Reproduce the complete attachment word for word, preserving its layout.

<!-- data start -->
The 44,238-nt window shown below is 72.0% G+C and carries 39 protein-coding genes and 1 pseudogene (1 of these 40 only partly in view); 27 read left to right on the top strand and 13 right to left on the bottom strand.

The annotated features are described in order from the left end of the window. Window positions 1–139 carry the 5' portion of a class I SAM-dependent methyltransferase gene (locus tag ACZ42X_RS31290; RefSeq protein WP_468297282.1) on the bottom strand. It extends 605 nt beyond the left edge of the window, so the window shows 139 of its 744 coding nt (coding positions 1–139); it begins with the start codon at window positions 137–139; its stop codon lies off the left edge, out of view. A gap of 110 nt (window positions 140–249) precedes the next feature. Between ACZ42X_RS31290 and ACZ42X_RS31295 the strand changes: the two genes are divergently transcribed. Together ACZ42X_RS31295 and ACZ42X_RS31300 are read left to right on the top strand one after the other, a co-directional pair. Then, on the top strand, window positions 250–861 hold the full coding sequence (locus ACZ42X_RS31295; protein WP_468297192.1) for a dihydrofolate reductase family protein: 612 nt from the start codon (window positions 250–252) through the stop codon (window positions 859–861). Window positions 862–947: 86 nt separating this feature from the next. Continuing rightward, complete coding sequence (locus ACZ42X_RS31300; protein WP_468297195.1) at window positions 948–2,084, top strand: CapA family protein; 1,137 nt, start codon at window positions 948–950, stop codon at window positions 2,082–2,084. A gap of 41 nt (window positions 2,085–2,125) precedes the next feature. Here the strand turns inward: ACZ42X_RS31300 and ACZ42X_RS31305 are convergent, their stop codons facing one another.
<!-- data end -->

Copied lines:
The 44,238-nt window shown below is 72.0% G+C and carries 39 protein-coding genes and 1 pseudogene (1 of these 40 only partly in view); 27 read left to right on the top strand and 13 right to left on the bottom strand.

The annotated features are described in order from the left end of the window. Window positions 1–139 carry the 5' portion of a class I SAM-dependent methyltransferase gene (locus tag ACZ42X_RS31290; RefSeq protein WP_468297282.1) on the bottom strand. It extends 605 nt beyond the left edge of the window, so the window shows 139 of its 744 coding nt (coding positions 1–139); it begins with the start codon at window positions 137–139; its stop codon lies off the left edge, out of view. A gap of 110 nt (window positions 140–249) precedes the next feature. Between ACZ42X_RS31290 and ACZ42X_RS31295 the strand changes: the two genes are divergently transcribed. Together ACZ42X_RS31295 and ACZ42X_RS31300 are read left to right on the top strand one after the other, a co-directional pair. Then, on the top strand, window positions 250–861 hold the full coding sequence (locus ACZ42X_RS31295; protein WP_468297192.1) for a dihydrofolate reductase family protein: 612 nt from the start codon (window positions 250–252) through the stop codon (window positions 859–861). Window positions 862–947: 86 nt separating this feature from the next. Continuing rightward, complete coding sequence (locus ACZ42X_RS31300; protein WP_468297195.1) at window positions 948–2,084, top strand: CapA family protein; 1,137 nt, start codon at window positions 948–950, stop codon at window positions 2,082–2,084. A gap of 41 nt (window positions 2,085–2,125) precedes the next feature. Here the strand turns inward: ACZ42X_RS31300 and ACZ42X_RS31305 are convergent, their stop codons facing one another.